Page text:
6 NOVEMBER, 2023

by | Nov 16, 2023

In a significant move to curb illegal activities in the realm of online betting, the Government recently imposed a ban on 22 illicit betting apps and websites. This decision came in response to a request from the Enforcement Directorate (ED), marking a pivotal step in the ongoing battle against economic crimes in India.

The Enforcement Directorate

Established in 1956, the Enforcement Directorate is a multi-disciplinary organisation headquartered in New Delhi. Operating under the Department of Revenue, Ministry of Finance, the ED plays a crucial role in enforcing economic laws and combating financial crimes within the country. The Directorate’s purview includes the enforcement of acts such as the Prevention of Money Laundering Act, 2002 (PMLA), the Foreign Exchange Management Act, 1999 (FEMA), and the Foreign Exchange Regulation Act, 1973, among others.

Key Functions of the Enforcement Directorate:

  • Prevention of Money Laundering Act, 2002 (PMLA): The ED is entrusted with the responsibility of enforcing measures to prevent money laundering and combat related offenses.
  • Foreign Exchange Management Act, 1999 (FEMA): As a civil law, FEMA empowers the ED to investigate suspected contraventions of foreign exchange laws and regulations.
  • Foreign Exchange Regulation Act 1973: The ED enforces this act to regulate foreign exchange transactions and curb unauthorized activities.
  • Fugitive Economic Offenders Act, 2018 (FEOA): This act empowers the Directorate to attach the properties of fugitive economic offenders who have fled the country, allowing for the confiscation of their assets.

Director of Enforcement:

The Director of Enforcement is appointed by the central government based on the recommendations of a committee chaired by the Central Vigilance Commissioner. The tenure is up to five years, and other officers can be recruited directly or indirectly from various investigative agencies. The Directorate comprises representatives from the police, excise, customs, income tax departments, Indian Revenue Services (IRS), Indian Police Services (IPS), and Indian Administrative Services (IAS).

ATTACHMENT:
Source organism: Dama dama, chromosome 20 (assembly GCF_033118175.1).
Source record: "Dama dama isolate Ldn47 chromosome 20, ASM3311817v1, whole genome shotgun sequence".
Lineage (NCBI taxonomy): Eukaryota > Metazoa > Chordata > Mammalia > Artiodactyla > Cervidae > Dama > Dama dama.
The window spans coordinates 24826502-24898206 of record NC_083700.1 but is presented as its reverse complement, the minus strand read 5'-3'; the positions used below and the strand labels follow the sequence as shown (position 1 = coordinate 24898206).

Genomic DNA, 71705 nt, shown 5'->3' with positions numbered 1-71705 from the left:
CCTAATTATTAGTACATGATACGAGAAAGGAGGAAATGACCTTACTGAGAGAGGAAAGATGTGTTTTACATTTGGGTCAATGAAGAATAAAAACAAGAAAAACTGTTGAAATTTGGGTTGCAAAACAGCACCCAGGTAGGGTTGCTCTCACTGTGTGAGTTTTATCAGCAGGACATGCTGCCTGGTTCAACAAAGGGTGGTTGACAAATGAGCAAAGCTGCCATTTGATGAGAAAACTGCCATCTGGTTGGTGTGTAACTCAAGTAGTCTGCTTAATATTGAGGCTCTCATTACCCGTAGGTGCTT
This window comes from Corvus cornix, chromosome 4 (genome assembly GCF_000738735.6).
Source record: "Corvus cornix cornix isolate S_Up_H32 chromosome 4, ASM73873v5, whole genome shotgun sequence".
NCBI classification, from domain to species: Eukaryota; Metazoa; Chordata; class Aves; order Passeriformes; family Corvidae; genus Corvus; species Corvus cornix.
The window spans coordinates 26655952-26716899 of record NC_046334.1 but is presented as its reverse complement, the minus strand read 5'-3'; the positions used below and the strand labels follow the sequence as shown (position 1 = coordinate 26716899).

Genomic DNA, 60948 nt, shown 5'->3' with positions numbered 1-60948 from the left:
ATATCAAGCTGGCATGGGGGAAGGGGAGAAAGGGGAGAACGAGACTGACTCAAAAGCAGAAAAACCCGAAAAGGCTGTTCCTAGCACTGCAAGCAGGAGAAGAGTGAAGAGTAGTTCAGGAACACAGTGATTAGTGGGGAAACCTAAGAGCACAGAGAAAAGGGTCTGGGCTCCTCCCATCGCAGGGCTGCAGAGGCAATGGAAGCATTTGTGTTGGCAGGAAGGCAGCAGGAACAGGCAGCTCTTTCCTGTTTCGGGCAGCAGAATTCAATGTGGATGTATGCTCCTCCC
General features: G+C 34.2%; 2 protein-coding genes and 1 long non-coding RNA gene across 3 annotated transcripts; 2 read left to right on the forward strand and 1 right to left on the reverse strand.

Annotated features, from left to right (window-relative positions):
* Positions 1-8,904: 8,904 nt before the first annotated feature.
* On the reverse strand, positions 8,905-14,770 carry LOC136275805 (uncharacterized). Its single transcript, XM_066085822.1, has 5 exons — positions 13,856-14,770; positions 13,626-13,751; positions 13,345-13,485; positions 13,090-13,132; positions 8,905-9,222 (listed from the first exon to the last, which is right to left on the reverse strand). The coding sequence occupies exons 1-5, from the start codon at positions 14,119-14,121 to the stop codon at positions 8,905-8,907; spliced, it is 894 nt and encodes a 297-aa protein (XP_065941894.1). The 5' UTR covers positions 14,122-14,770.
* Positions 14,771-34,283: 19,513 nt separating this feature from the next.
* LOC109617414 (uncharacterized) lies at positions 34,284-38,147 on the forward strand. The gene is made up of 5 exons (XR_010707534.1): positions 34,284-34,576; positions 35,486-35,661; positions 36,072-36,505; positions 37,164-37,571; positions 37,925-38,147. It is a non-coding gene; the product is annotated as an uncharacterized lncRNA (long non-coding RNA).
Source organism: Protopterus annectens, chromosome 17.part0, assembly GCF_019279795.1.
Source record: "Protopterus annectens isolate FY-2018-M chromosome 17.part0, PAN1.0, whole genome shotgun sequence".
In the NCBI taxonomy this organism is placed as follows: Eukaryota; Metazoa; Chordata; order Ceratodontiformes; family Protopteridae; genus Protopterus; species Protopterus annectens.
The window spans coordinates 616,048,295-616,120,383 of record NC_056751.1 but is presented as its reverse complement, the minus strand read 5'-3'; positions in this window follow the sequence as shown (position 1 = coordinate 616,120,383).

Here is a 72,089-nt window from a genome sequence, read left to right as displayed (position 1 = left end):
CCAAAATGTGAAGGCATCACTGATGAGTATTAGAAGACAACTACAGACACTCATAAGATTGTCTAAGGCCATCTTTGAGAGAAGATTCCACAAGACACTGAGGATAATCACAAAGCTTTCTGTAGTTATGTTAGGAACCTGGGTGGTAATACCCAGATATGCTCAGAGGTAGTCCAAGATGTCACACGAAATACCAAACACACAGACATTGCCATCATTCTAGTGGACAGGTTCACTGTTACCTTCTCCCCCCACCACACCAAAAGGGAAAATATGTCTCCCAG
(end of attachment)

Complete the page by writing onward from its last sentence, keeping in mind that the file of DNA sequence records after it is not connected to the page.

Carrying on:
The Recent Crackdown:

The recent ban on 22 illegal betting apps and websites, including Mahadev Book and Reddyannaprestopro, showcases the ED’s proactive approach in addressing economic crimes. By taking stringent measures, the government aims to protect citizens from fraudulent activities while reinforcing the importance of legal and transparent financial transactions.


The enforcement actions taken by the government, particularly at the behest of the Enforcement Directorate, underscore the commitment to maintaining the integrity of financial systems and protecting citizens from illegal activities. As technology continues to advance, regulatory bodies and law enforcement agencies must remain vigilant to stay ahead of evolving challenges in the digital landscape. The recent crackdown on illegal betting platforms is a testament to the government’s dedication to upholding the rule of law and ensuring a secure economic environment for its citizens.

Source: AIR

NITI Aayog’s Workshop on “Inclusive Trade for Prosperity”: Advancing Cooperative Federalism

NITI Aayog recently organised a one-day workshop, “Inclusive Trade for Prosperity,” on November 6, 2023, at Hotel Taj Mahal, New Delhi. This event is part of a series of 10 thematic workshops aligned with the G20 New Delhi Leaders’ Declaration (NDLD). Established in 2015, NITI Aayog, replacing the non-constitutional Planning Commission, adopts a ‘Bottom-Up’ approach to planning, emphasising cooperative federalism and credible planning.